Art. XLIII.—Descriptions of New Plants from the Vicinity of Port Nicholson.
[Read before the Wellington Philosophical Society, 24th February, 1892.]
A glabrous much-branched herb; stems prostrate, 6in.—12in. long; leaves elliptic or elliptic-ovate, fleshy; lower leaves gradually narrowed into long petioles, upper sessile, rounded at the tips, crenate or crenate-serrate or coarsely toothed. Racemes terminating short leafy branches. Flowers tetra-merous, petals small, pedicels slightly exceeding the pods; pods ovate-cordate, emarginate, slightly winged above; style never exceeding the notch; stigma capitate.
Hab. North Island: Maritime rocks at the entrance to Port Nicholson, Miss Kirk.
This plant approaches L. oleraceum, Banks and Sol., in general appearance, but is less robust, and further differs from that species in the long petioles of the radical leaves, and in their crenate margins: the cauline leaves also are broad and always obtusely toothed. The pods are emarginate and winged above, while the style never exceeds the notch.
In L. oleraceum the leaves are acutely toothed; the cauline leaves are linear-cuneate, and acutely toothed at the apex only; the racemes are usually paniculate, while the pods are subacute and quite entire, with projecting styles.
Note on Lepidium oleraceum, Banks and Sol.
This plant is more variable than is generally supposed. Sir Joseph Hooker, in “The Flora of New Zealand” and in the “Handbook of the New Zealand Flora,” includes the plant represented in M. Richard's drawing, t. 35, Fl. Nouv.-Zel.: this differs from Hooker's description in the slender habit, somewhat flexuous branches, short racemes, and in the emarginate pod with the stigma exceeding the notch: the leaves are sharply serrate. I have only seen a single specimen of this form, which is sufficiently distinct to demand varietal rank.
The original drawing of Banks and Solander represents a remarkably robust plant, the lower leaves of which are fully 4in. in length by upwards of 1in. in breadth, with short broad petioles, acute, and the margins rather coarsely serrate. The racemes are paniculate, and bear “ovate subacute pods, not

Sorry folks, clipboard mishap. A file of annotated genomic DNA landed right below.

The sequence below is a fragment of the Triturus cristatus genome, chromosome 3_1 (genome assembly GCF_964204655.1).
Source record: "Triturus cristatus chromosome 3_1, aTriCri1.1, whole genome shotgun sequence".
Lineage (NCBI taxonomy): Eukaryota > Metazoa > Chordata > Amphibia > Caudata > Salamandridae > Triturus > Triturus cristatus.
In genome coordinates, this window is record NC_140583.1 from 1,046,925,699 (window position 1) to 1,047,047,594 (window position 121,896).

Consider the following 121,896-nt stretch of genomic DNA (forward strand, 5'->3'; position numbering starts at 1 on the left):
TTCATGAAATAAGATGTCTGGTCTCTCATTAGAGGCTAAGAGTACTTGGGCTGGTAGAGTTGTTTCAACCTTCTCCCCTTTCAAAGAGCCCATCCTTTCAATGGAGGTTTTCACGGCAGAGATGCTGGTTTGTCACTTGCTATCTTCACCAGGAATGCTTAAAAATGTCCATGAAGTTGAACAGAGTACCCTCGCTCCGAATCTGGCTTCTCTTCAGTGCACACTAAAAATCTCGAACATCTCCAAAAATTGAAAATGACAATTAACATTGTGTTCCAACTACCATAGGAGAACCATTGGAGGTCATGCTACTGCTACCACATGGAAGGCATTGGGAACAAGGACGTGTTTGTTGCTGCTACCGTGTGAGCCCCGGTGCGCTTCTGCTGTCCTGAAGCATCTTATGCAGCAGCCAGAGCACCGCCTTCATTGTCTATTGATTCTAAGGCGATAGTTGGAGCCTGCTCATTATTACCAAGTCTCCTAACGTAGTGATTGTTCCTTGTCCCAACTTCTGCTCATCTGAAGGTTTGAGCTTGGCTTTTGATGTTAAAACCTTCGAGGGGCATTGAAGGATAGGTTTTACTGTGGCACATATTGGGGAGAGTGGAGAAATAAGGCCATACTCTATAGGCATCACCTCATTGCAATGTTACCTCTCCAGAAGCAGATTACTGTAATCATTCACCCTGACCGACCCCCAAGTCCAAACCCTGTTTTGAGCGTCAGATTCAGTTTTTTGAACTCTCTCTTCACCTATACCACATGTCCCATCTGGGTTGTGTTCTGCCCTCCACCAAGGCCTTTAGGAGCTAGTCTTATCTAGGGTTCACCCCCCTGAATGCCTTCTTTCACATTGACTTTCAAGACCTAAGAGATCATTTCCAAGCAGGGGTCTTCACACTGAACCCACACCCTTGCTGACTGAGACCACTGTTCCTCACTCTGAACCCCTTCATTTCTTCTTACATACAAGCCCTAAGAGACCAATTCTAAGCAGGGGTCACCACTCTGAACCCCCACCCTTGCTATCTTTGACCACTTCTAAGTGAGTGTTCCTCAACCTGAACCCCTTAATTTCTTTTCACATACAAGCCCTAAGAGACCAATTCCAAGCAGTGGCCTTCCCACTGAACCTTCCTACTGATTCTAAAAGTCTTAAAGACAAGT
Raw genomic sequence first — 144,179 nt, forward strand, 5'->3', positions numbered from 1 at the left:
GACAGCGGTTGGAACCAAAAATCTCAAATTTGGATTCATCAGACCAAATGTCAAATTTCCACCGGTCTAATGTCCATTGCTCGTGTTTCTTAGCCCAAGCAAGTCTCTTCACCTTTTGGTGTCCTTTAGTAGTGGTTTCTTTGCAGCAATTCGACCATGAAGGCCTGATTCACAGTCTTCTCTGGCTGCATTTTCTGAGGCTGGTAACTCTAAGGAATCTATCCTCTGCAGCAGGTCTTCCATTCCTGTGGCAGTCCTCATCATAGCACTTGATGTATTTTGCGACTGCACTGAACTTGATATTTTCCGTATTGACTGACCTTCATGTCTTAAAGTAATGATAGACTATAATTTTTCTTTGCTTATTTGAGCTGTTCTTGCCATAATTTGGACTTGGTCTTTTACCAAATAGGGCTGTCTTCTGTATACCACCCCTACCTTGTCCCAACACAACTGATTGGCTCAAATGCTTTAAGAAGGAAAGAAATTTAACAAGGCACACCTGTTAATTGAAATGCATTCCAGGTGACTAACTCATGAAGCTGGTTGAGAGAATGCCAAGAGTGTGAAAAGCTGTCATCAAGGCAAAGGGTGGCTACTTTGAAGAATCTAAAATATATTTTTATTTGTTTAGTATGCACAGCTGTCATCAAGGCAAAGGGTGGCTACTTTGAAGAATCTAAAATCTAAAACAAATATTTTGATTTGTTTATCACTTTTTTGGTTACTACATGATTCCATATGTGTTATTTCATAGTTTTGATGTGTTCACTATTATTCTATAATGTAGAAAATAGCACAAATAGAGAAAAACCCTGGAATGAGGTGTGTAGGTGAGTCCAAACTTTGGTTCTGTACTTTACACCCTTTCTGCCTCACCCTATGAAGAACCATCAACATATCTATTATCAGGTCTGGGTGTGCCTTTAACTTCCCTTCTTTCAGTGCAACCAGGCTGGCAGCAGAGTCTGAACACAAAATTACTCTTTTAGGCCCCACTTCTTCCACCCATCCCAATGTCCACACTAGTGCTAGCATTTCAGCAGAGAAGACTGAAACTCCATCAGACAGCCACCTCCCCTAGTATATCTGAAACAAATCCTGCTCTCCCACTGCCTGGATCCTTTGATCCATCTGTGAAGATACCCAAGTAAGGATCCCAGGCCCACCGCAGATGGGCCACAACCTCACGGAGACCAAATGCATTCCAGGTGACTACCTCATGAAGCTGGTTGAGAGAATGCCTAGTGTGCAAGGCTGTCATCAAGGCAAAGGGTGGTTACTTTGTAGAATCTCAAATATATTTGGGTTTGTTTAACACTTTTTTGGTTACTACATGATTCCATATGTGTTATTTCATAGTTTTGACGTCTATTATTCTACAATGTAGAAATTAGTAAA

winged on the back.” I have never met with this form of the plant.
It is matter for regret that year by year the large succulent Lepidia are becoming increasingly rare. Wherever sheep have access to them they are closely eaten off, and speedily die out, although if only a single stem is allowed to mature its fruit seedling plants appear in abundance. Happily for Lepidium obtusatum, it grows in a few spots which are inaccessible to sheep, so that it will probably hold its ground for many years. L. oleraceum is stated by Captain Cook to have occurred in such abundance that he was able to obtain boatloads of it, which proved of good service to his crews when troubled with scurvy; but the plant has become so rare that some New Zealand botanists have never seen it in the recent state.
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A very slender herb, with prostrate or erect, matted, filiform stems, 1in.-3in. long, reddish. Leaves opposite, fleshy, 1/12in.-⅛in. long, linear-oblong, flat above, convex beneath, minutely apiculate when fresh, narrowed into a short petiole, petioles connate, forming a membranous sheath round the stem. Flowers on short axillary peduncles, solitary, tetramerous, calyx-segments broadly ovate, obtuse; petals equalling the sepals; scales, 0; carpels, 4, minute, ovate, enclosed in the persistent perianth, 2–4-seeded.
Hab. North Island: Miramar. In places where water has stagnated during the winter.
Allied to T. debilis, Colenso, from which it is distinguished by its larger size, broader leaves, broad obtuse sepals, and 2–4-seeded carpels.
A much-branched shrub, 5ft.-10ft. high, branches spreading ascending; bark reddish-grey, papery; branchlets puberulous or pubescent. Leaves opposite, distant, or in opposite pairs on abortive branchlets, ½in.-1in. long, puberulous, obovate, obtuse, narrowed into a short puberulous petiole, minutely ciliate when young; stipules triangular, puberulous or minutely ciliate. ♂ flowers not seen; ♀ solitary axillary, lobes of cupule large; calyx-limb membranous, 4–5-toothed, not ciliate nor pubescent; corolla campanulate, deeply 4–5-cleft, segments acute; stigmas 2, robust. Fruit, 0.
Hab. North Island: Near Cape Terawhiti.
This perplexing plant was first observed by me in 1874, but, although many miles of coast have been carefully searched, I have failed to find the ♂ plant. Mr. Buchanan, F.L.S., in whose honour I have named it, informed me that,
although it had for many years been known to him in the locality where it was seen by me, he had searched for it in vain elsewhere. As the remaining specimens are few in number, and appear to* be dying of old age, it seems advisable to publish this imperfect description in the hope that it may lead to the discovery of the plant in some other district.
Its nearest ally is C. rigida, Cheeseman, from which it differs in the compact ascending branches, which never divaricate at right-angles; in the larger and broader pubescent leaves, and especially in the ♀ flowers, which have a larger calyx-limb which is never pubescent; In the campanulate corolla, and more robust style. In some respects it approaches C. spathulata, A. Cunn., but is readily distinguished from that species by the much-branched habit and obovate or linear-spathulate puberulous leaves. Its true affinities, however must remain in abeyance in the absence of the ♀ flowers and the fruit.